Craig and his co-worker Maxine (Catherine Keener) start a business charging $200 a pop for people interested in being someone else for 15 minutes.  To complicate things further, both Craig and his wife Lottie (Cameron Diaz) fall in love with Maxine, but she is only attracted to them when they are inside Malkovich, creating – dare I say – a bizarre love quadrangle.  Being John Malkovich is a weird movie, but I wouldn’t say it’s weird for being weird as it goes to some unexpected places.  You could poke at the many plot holes in this movie (like, how do they keep driving to New Jersey so quickly), but where’s the fun in that.

This may be the first movie where Cusack isn’t playing a nice guy.  Not unlike Jimmy Stewart in Vertigo, the movie takes advantage of our fondness for the actor to have the audience on his side even though he is a clearly messed-up individual.  I have to say as a content warning that there’s a scene where Craig beats on Lottie and that ties her up and puts her in a cage that is very disturbing.  But if you can get past that, Being John Malkovich is a funny, albeit unsettling, modern day fantasy film.

Rating: ****

Movie Reviews: The Mummy (1999)


Title: The Mummy
Release Date: May 7, 1999
Director: Stephen Sommers
Production Company: Alphaville Films
Summary/Review:

The Mummy is a lot of things: a remake of a Universal horror classic with 1990s sensibilities, a Raiders of the Lost Ark type of adventure with CGI, and a star vehicle for Brendan Fraser (who doesn’t seem to appear in big movies anymore). It’s kind of trash, but it’s fun trash if your looking for a goofy adventure.  Fraser plays adventurer Rick O’Connell who guides librarian Evelyn Carnahan (Rachel Weisz) and her brother Jonathan (John Hannah) to Hamunaptra, the lost city of the dead for Ancient Egypt.  They face rival parties of treasure hunters and awaken the mummy of Imhotep.  Chaos ensues until everything is resolved as you might expect.  The movie gets extra credit for having Evelyn balancing on a library ladder and drunkenly proclaiming “I am a librarian” which have served well as memes in the library community for so many years.

Rating: ***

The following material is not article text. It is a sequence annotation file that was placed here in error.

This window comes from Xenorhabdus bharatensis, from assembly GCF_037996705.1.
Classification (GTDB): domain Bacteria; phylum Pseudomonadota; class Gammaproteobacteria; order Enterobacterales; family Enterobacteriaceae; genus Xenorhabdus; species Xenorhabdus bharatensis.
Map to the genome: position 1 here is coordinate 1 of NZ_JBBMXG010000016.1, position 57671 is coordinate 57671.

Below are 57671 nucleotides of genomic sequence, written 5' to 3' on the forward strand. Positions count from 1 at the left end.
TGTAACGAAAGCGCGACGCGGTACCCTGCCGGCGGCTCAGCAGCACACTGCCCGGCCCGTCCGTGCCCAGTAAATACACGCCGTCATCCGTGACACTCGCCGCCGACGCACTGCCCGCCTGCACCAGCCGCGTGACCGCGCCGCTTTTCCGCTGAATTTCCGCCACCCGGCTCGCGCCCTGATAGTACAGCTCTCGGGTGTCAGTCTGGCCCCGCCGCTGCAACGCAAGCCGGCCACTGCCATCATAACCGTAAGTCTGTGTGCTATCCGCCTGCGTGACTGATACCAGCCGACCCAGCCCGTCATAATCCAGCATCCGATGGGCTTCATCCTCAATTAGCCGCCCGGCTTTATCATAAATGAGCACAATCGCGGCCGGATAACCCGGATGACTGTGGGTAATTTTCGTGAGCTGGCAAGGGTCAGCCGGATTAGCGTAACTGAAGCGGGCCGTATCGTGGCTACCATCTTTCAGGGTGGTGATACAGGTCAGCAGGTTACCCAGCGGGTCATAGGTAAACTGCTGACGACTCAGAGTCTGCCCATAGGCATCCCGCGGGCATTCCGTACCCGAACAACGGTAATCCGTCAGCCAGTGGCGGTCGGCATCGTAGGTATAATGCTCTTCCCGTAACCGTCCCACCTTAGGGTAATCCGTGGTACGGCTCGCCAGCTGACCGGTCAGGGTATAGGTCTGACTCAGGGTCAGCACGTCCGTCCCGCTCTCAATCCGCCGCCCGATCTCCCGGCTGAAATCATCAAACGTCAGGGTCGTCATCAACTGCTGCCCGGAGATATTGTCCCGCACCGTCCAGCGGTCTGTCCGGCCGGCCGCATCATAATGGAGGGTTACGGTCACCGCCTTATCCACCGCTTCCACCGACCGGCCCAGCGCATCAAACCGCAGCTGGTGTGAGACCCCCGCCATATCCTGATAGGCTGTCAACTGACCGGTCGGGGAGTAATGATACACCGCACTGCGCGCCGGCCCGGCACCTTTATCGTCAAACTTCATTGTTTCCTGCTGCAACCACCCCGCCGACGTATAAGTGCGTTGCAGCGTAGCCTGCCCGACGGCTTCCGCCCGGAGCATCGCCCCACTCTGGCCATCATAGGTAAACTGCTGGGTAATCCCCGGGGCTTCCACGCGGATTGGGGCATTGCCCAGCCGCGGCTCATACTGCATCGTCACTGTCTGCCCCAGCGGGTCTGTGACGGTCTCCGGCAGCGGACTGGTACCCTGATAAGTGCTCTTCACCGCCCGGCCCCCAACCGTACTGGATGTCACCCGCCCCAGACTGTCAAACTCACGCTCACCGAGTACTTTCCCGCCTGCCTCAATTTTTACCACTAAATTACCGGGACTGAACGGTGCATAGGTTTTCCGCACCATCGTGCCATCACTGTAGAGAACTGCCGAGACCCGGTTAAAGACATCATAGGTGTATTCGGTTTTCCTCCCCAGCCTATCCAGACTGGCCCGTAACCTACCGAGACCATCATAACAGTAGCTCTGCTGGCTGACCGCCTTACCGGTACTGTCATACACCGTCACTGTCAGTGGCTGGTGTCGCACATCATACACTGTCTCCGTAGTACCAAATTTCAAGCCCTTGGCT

Book Review: The Sword of Summer by Rick Riordan


Author: Rick Riordan
Title: The Sword of Summer
Narrator: Christopher Guetig
Publication Info: Listening Library (2015)
Summary/Review:

Magnus Chase is a 16-year-old boy who’s lived on the streets of Boston for 2 years since his mother was killed in a supernatural attack.  He’s avoided his estranged Uncle Randolph, who lives in a Back Bay mansion opposite the Leif Erikson statue and is obsessed with Viking artifacts, but as the book begins Magnus is forced into contact with his uncle.  This unleashes a series of events where Boston is attacked by fire giants and Magnus dies in battle.  And that’s just the beginning.

Much like Rick Riordan’s books about Camp Half Blood where Greco-Roman myths are real and demigods are trained on Long Island, The Sword of Summer incorporates Norse myth.  In fact, the two series are in the same universe as Magnus is cousins with Annabeth Chase of the Camp Half Blood books!  We follow Magnus as he is brought to Valhalla, learns of his godly parentage, and goes rogue on a quest to prevent Ragnarok, or the apocalypse.  I think Riordan is even more clever in how he winds Norse myth into a young adult fantasy adventure, and most of all this book is funny as Helheim.

Magnus travels with a great team including the Muslim Valkyrie Samirah “Sam” al-Abbas from Dorchester, Blitzen, a dwarf with a great sense of fashion, and the deaf and magical elf Hearthstone.  I’m definitely biased, but I love how Boston is set as the “hub” of the Norse worlds and that many scenes are set in Boston, or in an alternate version of the city.  Although it should be noted that Eben Norton Horsford’s discredited theory of  Norse navigators sailing up the Charles River were rooted in the white supremacist belief that an Italian like Christopher Columbus was unworthy to be the person who “discovered” the Americas.

I think this is my favorite Riordan book yet, and I look forward to continuing the trilogy of Magnus’ adventures.

Rating: ****

Movie Review: The Visitors (1993)


Title: Les Visiteurs 
Release Date: 27 January 1993
Director: Jean-Marie Poiré
Production Company: Gaumont
Summary/Review:

I watched the hit French comedy The Visitors back in the 1990s and remember it being a funny, Monty Python-style comedy.  It surprised me that the French could be so crude. The story involves a 12th-century knight, Godefroy de Montmirail (Jean Reno) and his servant Jacquouille la Fripouille (Christian Clavier) who through the machinations of a wizard are to travel through time to right a mistake.  They are accidentally sent to late-20th century France instead, where they meet Godefroy’s descendant Béatrice (Valérie Lemercier) and learn that Jacquouille’s descendant Jacques-Henri Jacquard (also Clavier) now runs the Montmirail castle as a hotel. Chaos ensues as Godefroy looks for a way to return to his time, while Jacquouille begins to like the opportunities for a peasant in post-Revolutionary France.

This movie is not the laugh riot I remember.  If anything, it seems to lack ambition for telling a bigger story and taking advantage of the culture clash and fish-out-of-water elements for comedy.  Instead there are a lot of gags involving people hitting other people and breaking things, which gets old fast. I don’t know why I liked it so much all those years ago, but it still does have certain charm. Reno is great at never breaking from his serious character despite all the madness around him.  Meanwhile Clavier is like Rowan Atkinson in his ability to be funny by doing things that are very dumb.  It’s a mystery why this movie became such a global hit, but despite all its flaws I still have a soft spot for The Visitors.

Rating: ***

Movie Review: Jungle Cruise (2021)


Title: Jungle Cruise
Release Date: July 30, 2021
Director: Jaume Collet-Serra
Production Company: Walt Disney Pictures | Davis Entertainment | Seven Bucks Productions | Flynn Picture Company
Summary/Review: